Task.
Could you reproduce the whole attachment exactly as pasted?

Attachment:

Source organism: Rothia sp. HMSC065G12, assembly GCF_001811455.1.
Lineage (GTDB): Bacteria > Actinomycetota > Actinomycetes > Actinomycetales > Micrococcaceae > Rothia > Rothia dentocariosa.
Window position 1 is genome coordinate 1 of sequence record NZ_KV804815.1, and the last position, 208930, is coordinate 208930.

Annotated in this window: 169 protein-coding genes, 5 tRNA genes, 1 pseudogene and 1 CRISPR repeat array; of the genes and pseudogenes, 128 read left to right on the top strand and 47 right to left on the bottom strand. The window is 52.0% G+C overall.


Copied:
Source organism: Rothia sp. HMSC065G12, assembly GCF_001811455.1.
Lineage (GTDB): Bacteria > Actinomycetota > Actinomycetes > Actinomycetales > Micrococcaceae > Rothia > Rothia dentocariosa.
Window position 1 is genome coordinate 1 of sequence record NZ_KV804815.1, and the last position, 208930, is coordinate 208930.

Annotated in this window: 169 protein-coding genes, 5 tRNA genes, 1 pseudogene and 1 CRISPR repeat array; of the genes and pseudogenes, 128 read left to right on the top strand and 47 right to left on the bottom strand. The window is 52.0% G+C overall.